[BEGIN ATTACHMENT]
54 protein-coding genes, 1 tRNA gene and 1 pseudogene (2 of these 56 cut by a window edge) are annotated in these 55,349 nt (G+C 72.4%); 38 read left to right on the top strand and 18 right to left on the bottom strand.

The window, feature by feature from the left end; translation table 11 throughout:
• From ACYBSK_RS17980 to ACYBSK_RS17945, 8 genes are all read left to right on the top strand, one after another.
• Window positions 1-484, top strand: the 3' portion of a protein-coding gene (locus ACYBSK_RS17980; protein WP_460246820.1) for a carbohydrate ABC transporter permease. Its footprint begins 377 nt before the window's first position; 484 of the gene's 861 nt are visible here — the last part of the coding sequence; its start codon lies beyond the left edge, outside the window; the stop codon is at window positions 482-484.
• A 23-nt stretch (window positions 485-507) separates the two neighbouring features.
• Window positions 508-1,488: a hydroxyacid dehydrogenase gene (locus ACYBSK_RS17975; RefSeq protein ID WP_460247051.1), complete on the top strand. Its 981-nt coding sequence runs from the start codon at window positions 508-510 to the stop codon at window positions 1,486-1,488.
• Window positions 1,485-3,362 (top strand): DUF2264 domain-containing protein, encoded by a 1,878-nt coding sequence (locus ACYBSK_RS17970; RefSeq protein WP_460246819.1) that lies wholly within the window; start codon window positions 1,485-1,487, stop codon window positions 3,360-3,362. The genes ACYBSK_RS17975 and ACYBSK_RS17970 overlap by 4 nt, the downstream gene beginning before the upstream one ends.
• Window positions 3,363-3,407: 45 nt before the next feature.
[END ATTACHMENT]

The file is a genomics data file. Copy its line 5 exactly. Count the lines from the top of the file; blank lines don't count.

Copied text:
• A 23-nt stretch (window positions 485-507) separates the two neighbouring features.